That is not a compliment.
It, in fact, is an indictment—on boxing, the world we live in and Floyd Mayweather, Jr.
With an opportunity to represent himself and his sport in an upstanding fashion, Mayweather, instead, has failed boxing and himself. And there does not seem to be any outrage about it.
The best boxer in the world gets locked up on a domestic violence charge stemming from a September 2010 incident during which he pled guilty to pulling the hair and twisting the arm of the mother of three of his children. His sons, 10 and 8 at the time, were there when he also threatened and hit ex-girlfriend Josie Harris. The older boy ran out a back door to fetch a security guard in the gated community.
Sadly, boxing did nothing. No admonishment. No suspension. Nothing. So it’s no wonder that after all that, when he leaves the Clark County Detention Center in Las Vegas near the end of summer, he will have actually augmented his stature, his “street cred,” among many who deem it some warped mark of proud distinction to have been locked up.
In one of his many and sometimes mindless rants about one thing or another during his remarkable boxing career, Mayweather, 35, has more than once invoked the name Muhammad Ali in relation to himself, a juxtaposition that is ludicrous, but interesting on this day in one way.
Ali once went to jail, too. And that’s where the comparisons should end, for Ali stood for something, whether you agreed with his position or not.
With the travesty of the Vietnam War getting even worse in 1967, Ali was called up for induction into the armed forces. Back then, men were drafted and had to serve or face jail time. Ali still refused because of religious beliefs. He also said: “I ain’t got no quarrel with them Vietcong. Ain’t no Vietcong ever called me (the N word).”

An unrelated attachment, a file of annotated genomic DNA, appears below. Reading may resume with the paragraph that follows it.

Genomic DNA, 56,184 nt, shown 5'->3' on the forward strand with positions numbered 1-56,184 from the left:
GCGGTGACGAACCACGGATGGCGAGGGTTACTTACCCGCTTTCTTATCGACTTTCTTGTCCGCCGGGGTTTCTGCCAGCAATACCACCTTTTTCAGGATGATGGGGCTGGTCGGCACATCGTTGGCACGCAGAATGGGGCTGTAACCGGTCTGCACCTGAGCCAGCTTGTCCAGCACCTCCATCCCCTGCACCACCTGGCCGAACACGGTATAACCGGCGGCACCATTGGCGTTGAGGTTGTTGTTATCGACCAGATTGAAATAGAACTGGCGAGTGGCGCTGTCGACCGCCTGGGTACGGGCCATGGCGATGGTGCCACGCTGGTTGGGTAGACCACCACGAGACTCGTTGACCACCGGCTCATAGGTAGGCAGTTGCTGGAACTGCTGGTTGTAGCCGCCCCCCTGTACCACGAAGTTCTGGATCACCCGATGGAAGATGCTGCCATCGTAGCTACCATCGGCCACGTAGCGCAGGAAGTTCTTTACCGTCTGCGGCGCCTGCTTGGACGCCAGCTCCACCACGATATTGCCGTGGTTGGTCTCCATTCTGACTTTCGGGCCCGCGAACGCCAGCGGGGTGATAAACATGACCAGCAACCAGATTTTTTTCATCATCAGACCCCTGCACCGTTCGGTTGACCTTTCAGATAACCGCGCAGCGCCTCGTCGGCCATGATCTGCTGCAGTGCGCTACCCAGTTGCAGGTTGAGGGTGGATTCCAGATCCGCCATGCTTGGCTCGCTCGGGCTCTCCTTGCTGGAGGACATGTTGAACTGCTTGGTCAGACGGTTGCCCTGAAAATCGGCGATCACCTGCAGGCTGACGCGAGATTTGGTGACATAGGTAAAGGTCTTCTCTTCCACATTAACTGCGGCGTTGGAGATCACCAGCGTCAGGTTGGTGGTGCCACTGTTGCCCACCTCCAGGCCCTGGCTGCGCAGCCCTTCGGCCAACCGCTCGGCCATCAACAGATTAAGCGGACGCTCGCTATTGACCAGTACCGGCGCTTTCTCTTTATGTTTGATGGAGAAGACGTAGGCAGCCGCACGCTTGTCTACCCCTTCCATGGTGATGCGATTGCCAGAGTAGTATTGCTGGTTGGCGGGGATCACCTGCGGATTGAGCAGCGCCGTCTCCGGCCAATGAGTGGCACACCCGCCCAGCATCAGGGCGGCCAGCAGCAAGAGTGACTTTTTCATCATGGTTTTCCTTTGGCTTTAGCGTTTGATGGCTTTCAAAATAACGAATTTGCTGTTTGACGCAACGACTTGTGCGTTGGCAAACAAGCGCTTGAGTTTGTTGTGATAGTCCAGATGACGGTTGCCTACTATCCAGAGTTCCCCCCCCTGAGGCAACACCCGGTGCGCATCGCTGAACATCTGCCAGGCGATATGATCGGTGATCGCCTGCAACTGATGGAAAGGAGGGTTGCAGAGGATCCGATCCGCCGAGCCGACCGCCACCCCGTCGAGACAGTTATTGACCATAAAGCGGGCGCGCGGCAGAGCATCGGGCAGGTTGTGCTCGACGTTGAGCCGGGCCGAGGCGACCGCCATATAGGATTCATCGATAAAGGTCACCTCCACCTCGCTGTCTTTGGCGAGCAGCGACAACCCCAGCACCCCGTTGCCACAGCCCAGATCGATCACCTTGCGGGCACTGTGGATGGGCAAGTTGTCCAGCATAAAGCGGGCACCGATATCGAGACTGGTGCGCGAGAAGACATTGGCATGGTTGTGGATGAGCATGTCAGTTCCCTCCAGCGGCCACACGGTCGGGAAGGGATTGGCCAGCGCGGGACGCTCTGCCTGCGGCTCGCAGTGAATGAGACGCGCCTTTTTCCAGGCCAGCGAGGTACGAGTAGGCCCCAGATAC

Ali’s refusal got him some jail time. Bigger was the national uproar it caused. His boxing license was cancelled by most states. He was stripped of his title, had his passport confiscated and did not fight for 2 ½ years. Instead of pouting, Ali lectured at colleges and Muslim gatherings around the nation, gaining support as antiwar sentiment increased. In June 1971, the Supreme Court reversed his conviction, ruling that he was entitled to an exemption as a conscientious objector.
That little history lesson should show how Ali and Mayweather are comparable only that they starred in the same sport. That’s it.
Here’s what Mayweather said on HBO: “I’m in the same shoes as Ali. They hate me when I’m at the top, but once my career is over, they’re going to miss me.”
On his domestic violence case, he said: “I took the plea. Sometimes they put us in a no-win situation. I had no choice, but I don’t worry about going to jail. Better men than me have been there. I’m pretty sure Martin Luther King’s been there, and Malcolm X. I have taken the good with the good so I’ll accept the bad with the bad.”
Sign of the times: Mayweather was sentenced on December 22, 2011, but judge Melissa Saragosa agreed at the last minute to let him remain free long enough to fight Miguel Cotto on May 5 in Las Vegas, which he did last month and earned more than $32 million—and injected millions more into Sargosa’s city’s economy.
Well, the money cannot help Mayweather now. He likely will not be able to train while in prison. For the first week or so, Mayweather will be segregated for his protection from the other 3,200 inmates. He’ll get one hour of exercise time a day outside his cell.
It could be worse for Mayweather. He could be a convicted rapist like Mike Tyson. Or maybe a miracle could happen: He could exit a new man of character and community ambition.
Don’t bet on it, though.
Curtis Bunn is a best-selling novelist and national award-winning sports journalist who has worked at The Washington Times, NY Newsday, The New York Daily News and The Atlanta Journal-Constitution.